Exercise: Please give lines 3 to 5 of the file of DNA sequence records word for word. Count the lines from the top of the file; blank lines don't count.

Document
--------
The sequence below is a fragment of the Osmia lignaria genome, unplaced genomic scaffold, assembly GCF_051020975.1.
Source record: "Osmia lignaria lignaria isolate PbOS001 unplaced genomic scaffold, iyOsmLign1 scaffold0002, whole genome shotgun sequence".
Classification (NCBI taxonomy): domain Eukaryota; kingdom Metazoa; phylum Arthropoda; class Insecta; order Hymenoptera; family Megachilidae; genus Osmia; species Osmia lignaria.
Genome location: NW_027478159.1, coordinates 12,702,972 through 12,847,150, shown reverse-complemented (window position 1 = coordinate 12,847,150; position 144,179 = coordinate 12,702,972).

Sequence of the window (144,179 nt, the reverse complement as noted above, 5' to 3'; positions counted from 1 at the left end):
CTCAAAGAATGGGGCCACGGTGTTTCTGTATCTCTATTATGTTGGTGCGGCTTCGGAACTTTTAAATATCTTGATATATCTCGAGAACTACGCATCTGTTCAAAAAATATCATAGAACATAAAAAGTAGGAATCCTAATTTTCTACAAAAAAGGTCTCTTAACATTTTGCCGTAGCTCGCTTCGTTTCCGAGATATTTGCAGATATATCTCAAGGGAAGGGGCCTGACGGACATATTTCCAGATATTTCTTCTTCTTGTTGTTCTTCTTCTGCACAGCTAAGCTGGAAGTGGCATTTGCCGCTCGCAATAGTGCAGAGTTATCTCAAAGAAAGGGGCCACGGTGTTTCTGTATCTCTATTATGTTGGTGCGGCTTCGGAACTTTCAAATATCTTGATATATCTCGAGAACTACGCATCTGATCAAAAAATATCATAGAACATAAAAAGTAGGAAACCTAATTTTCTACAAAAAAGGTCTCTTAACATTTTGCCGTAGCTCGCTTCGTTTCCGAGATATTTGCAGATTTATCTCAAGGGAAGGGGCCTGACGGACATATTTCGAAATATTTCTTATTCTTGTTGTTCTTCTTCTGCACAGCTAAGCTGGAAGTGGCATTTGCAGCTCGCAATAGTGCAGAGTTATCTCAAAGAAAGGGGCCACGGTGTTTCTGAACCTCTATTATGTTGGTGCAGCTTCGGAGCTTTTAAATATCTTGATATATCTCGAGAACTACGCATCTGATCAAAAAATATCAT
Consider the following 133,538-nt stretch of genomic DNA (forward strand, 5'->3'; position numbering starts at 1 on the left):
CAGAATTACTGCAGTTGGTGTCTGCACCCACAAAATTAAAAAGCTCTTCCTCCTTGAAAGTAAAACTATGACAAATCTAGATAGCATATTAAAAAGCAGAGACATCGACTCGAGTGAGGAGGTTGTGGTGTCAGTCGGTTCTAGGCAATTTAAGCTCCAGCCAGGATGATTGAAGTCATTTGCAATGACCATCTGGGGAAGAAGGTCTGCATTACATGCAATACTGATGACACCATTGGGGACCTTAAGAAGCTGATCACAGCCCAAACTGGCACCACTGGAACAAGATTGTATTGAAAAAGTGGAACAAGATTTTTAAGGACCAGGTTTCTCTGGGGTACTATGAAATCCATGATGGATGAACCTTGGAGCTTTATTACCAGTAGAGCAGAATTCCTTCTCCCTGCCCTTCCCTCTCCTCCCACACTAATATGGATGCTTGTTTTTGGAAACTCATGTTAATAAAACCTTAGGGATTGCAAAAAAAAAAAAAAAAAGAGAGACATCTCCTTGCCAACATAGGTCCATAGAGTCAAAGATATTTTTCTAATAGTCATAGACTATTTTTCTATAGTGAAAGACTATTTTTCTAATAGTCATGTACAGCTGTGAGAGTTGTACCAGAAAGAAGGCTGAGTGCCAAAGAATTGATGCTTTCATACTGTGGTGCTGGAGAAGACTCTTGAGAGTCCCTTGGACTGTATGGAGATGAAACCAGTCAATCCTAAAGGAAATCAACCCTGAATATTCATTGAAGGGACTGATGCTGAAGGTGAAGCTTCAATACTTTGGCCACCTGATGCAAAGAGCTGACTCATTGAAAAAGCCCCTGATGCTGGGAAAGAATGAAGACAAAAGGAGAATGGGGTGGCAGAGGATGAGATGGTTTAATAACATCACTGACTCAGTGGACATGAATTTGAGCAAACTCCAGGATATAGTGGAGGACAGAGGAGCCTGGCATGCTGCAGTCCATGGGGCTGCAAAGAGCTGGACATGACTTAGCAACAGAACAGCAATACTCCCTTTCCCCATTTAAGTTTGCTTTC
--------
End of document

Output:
Classification (NCBI taxonomy): domain Eukaryota; kingdom Metazoa; phylum Arthropoda; class Insecta; order Hymenoptera; family Megachilidae; genus Osmia; species Osmia lignaria.
Genome location: NW_027478159.1, coordinates 12,702,972 through 12,847,150, shown reverse-complemented (window position 1 = coordinate 12,847,150; position 144,179 = coordinate 12,702,972).

Sequence of the window (144,179 nt, the reverse complement as noted above, 5' to 3'; positions counted from 1 at the left end):